Superstorm Sandy devastated large swathes of the North East in late October. Bringing with it heavy rains and wind, it overwhelmed the region and caused significant damage to infrastructure. Laboratories such as the New York University’s Smillow Research Center were ill equipped to deal with the flooding and power loss Sandy brought. Thousands of genetically engineered lab mice, specialized reagents, tissue samples, and other items stored in laboratory refrigerators and freezers were lost due to loss of power and the absence of proper procedures to deal with natural disasters. Being more prepared for natural disasters could have limited these losses, as they did at the Cold Spring Harbor Laboratory (CSHL) on the North Shore of Long Island. Although the area was hard hit by the hurricane, CSHL’s foresight in preparing their facility to withstand sustained power losses and flooding ensured that almost nothing was lost. These are excellent examples of why emergency preparedness is so important. Additional resources for emergency preparedness include ISBER Best Practices For Repositories (section B9.000) and Genetic Alliance Weekly Biobank Tip #96.
Biorepositories are vital components of effective biomedical research studies. As demand increases, and funding becomes more difficult to secure, fee-for-service business models are becoming more common in the biobanking industry. Sandra McDonald and colleagues at the Tissue Procurement Core at Washington University School of Medicine published their experiences with a fee-for service model at an academic biobank in the October issue of Biopreservation and Biobanking. In this model, customers are charged for laboratory services instead of the biospecimens themselves. The authors discuss the importance of including four value added categories: accessioning and disbursal, laboratory services, pathology review, and storage. The fee-for-service schedule allows biobanks to itemize costs, ensuring that biospecimen users pay a competitive fee for comprehensive services. Once a fee-for-service structure is established, the authors offer additional recommendations for implementation, including outreach and application of quality and accreditation standards.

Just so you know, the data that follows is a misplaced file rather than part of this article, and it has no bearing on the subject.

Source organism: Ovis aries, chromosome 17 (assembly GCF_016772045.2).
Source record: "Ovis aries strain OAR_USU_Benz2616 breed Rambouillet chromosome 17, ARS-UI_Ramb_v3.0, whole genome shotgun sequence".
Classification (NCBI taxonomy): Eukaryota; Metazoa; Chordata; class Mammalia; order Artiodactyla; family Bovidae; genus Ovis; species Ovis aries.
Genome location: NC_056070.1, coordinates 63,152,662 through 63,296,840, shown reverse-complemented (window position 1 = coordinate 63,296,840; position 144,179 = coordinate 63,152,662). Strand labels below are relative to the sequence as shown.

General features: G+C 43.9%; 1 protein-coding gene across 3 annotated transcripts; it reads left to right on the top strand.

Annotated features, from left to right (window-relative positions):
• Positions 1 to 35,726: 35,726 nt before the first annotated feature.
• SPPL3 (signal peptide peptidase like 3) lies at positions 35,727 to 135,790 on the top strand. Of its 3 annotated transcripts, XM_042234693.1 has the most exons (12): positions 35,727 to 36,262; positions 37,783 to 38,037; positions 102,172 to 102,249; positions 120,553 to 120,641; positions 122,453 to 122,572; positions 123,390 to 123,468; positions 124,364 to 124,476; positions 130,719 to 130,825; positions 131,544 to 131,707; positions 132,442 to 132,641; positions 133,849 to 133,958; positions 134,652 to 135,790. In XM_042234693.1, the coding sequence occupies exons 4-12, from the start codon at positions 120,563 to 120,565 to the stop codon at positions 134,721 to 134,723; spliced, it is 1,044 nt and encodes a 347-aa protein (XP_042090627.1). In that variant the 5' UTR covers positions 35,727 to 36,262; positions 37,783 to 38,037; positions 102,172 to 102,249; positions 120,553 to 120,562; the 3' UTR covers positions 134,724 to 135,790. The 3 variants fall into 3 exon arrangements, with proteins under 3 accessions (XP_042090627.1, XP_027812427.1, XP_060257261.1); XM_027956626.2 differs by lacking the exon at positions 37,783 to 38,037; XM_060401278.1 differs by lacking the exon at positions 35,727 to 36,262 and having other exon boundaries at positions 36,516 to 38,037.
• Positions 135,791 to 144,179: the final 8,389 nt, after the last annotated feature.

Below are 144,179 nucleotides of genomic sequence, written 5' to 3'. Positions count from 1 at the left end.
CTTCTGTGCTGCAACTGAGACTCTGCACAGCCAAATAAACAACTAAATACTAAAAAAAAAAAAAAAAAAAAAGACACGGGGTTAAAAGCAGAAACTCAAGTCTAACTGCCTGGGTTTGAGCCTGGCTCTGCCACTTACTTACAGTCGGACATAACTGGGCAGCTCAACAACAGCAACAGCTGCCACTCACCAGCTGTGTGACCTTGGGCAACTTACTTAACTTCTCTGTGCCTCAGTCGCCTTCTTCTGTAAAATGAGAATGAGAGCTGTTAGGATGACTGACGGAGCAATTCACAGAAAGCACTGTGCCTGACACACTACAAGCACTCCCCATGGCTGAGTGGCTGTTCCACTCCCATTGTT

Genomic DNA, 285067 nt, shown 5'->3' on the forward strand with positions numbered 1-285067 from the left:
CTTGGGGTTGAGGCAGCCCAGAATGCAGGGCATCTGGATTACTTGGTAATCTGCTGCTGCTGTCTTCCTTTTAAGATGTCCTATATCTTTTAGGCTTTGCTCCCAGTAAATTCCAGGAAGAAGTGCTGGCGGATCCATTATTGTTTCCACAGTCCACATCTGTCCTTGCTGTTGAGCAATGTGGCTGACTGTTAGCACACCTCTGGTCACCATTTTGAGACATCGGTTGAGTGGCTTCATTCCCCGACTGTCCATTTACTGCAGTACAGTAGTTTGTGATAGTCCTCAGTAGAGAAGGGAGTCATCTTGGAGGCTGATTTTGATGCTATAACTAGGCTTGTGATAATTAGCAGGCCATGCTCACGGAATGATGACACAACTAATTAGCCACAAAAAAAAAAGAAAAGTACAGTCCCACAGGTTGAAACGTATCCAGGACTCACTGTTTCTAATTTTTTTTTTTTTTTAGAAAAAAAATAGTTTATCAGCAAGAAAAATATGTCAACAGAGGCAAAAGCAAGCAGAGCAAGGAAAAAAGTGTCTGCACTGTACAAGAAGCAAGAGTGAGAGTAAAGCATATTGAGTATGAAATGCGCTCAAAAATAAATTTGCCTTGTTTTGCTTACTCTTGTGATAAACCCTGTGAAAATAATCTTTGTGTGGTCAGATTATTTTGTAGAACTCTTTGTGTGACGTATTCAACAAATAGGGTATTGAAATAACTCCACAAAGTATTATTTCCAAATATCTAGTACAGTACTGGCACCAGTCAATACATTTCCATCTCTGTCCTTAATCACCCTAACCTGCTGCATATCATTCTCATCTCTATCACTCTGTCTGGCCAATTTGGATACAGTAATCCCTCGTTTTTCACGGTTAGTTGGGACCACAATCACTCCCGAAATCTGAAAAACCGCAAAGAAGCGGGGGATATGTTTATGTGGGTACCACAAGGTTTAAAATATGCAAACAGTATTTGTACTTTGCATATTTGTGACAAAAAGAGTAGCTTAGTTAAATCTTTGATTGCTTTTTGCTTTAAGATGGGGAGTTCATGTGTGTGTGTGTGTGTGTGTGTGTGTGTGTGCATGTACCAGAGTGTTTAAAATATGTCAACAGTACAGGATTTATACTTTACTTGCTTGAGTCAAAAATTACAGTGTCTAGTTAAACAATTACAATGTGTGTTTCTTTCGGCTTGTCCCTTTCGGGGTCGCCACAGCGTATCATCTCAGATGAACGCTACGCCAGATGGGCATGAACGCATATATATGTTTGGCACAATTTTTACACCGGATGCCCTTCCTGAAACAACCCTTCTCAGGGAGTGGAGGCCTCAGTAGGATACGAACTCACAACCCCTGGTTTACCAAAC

Using the Internet to recruit patients for clinical trials is becoming more common, but many have concerns about the accuracy of patient-reported data. A new study from Quintiles’ digital patient unit suggests that online recruitment programs can be reliable. Using data from the drug monitoring website MediGuard.org, investigators recruited potential participants with gout, and a chart review confirmed 37 of 38 patients correctly reported their diagnosis. Moving towards an online recruitment system can speed the process and reduce costs associated with recruitment. Using current methods, it costs ~ $1,300 per participant, and delays in recruitment account for 45% of study delays. Companies such as Pfizer, Janssen, and others are using hybrid recruitment approaches that include both in-person and remote strategies.
Budget cuts due to the stipulations of the Budget Control Act of 2011 have the potential to deeply affect medical innovation and scientific research. FasterCures has developed a sequestration resource that aggregates information about pending cuts due to sequestration. This resource provides a cumulative view on the impact that sequestration could have on the NIH, FDA, and other areas of medical research, and includes ways to make your voice heard about the importance of biomedical research.
Registration for the ISBER (International Society for Biological and Environmental Repositories) 2013 Annual Meeting, Turning the World Upside Down: Emerging Perspectives on Biorepositories, May 5-9, in Sydney, Australia is now available. The advanced registration deadline is March 5, 2013.
The Office for Human Research Protections (OHRP) and Orlando Health are co-sponsoring a Research Community Forum, Partners in Research: How Institutions, IRBs, and Researchers Can Collaborate More Effectively, on March 15, 2013, in Orlando, FL. Jerry A. Menikoff, MD, JD, will be the keynote speaker, and registration is now available.